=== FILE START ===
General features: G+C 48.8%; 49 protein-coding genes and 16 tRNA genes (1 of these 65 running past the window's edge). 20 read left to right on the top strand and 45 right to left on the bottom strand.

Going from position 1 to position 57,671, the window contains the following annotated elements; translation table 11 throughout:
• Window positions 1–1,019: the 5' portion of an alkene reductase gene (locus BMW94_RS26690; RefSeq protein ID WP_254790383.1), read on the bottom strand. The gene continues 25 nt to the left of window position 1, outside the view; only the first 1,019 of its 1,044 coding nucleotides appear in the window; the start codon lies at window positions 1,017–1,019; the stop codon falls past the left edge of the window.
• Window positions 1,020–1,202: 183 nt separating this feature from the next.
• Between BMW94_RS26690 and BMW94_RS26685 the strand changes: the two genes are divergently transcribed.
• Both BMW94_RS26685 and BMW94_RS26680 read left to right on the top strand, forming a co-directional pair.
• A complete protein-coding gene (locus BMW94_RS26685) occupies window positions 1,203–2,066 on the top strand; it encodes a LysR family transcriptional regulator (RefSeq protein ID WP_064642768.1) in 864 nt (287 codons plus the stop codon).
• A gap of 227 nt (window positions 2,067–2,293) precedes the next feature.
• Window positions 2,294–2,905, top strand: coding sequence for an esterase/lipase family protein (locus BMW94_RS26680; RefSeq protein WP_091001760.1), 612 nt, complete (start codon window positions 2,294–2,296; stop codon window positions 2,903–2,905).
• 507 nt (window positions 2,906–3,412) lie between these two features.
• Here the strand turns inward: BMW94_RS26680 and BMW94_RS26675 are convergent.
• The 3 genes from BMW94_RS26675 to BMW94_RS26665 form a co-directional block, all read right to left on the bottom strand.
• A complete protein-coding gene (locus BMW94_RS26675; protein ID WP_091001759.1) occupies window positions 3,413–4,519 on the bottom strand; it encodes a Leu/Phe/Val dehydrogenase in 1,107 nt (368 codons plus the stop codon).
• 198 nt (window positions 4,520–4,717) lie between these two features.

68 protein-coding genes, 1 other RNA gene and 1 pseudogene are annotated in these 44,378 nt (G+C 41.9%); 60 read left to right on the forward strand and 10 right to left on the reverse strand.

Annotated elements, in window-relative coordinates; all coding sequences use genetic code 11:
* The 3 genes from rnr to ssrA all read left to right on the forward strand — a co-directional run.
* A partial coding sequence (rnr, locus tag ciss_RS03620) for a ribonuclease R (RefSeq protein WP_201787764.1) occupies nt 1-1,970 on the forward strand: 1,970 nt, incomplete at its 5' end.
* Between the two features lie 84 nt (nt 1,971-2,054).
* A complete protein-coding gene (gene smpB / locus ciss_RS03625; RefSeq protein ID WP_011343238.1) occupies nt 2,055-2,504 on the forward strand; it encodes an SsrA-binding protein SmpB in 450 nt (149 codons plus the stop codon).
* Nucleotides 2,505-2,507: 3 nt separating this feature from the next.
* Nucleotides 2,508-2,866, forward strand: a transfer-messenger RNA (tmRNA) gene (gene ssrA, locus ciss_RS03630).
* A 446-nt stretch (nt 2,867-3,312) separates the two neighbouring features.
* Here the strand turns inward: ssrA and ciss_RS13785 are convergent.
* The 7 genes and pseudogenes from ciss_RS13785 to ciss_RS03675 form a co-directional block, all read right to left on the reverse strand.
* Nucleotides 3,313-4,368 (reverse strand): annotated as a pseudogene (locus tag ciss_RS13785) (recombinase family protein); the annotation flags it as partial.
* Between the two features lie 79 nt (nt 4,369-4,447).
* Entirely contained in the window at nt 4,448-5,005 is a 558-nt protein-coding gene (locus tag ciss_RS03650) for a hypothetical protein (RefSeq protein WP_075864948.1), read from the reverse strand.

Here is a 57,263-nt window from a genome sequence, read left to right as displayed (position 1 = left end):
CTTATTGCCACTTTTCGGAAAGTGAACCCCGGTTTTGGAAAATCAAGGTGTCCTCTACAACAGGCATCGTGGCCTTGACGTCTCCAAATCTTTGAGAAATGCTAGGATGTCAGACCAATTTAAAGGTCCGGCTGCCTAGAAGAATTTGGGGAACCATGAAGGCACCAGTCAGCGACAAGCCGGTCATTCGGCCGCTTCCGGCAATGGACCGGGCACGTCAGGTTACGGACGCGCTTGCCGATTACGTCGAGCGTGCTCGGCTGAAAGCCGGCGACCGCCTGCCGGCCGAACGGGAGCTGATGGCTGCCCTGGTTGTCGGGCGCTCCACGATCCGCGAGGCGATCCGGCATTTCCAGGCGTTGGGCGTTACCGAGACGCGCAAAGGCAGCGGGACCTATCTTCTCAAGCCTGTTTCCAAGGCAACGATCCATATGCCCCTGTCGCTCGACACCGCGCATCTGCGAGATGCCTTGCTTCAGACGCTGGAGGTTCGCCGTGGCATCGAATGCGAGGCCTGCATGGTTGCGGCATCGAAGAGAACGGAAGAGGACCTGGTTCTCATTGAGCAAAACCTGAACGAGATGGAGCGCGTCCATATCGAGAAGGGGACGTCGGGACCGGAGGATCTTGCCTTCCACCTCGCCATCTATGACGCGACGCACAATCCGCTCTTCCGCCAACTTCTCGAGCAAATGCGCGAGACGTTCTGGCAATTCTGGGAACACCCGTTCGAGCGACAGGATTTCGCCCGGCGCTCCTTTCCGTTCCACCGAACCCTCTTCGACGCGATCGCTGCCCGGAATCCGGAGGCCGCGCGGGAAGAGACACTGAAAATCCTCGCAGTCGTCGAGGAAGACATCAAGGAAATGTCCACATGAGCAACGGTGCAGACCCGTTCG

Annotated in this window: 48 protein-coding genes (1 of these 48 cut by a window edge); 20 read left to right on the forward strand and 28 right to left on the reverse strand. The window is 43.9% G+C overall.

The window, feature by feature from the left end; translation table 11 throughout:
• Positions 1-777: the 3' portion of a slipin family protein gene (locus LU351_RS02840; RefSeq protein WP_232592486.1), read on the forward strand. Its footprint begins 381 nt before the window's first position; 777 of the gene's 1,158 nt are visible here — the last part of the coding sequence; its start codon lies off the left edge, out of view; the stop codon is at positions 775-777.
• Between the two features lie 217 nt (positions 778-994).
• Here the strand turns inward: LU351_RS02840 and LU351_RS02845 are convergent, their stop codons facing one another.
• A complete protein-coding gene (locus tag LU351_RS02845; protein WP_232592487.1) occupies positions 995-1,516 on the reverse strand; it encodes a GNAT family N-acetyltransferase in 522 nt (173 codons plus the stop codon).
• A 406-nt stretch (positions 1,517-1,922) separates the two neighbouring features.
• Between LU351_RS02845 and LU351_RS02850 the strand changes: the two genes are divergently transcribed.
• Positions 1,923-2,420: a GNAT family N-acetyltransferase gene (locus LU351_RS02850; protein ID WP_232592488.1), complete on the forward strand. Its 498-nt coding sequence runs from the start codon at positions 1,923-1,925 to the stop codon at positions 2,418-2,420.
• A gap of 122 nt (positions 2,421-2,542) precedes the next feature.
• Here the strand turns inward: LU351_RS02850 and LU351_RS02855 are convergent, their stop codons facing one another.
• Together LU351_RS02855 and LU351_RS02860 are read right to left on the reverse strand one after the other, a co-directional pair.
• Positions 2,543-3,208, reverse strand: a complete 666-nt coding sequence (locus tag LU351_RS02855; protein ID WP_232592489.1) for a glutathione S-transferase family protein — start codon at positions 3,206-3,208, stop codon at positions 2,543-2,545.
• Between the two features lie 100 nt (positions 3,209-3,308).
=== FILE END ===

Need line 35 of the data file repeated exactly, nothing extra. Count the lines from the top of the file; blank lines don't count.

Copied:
• Here the strand turns inward: LU351_RS02840 and LU351_RS02845 are convergent, their stop codons facing one another.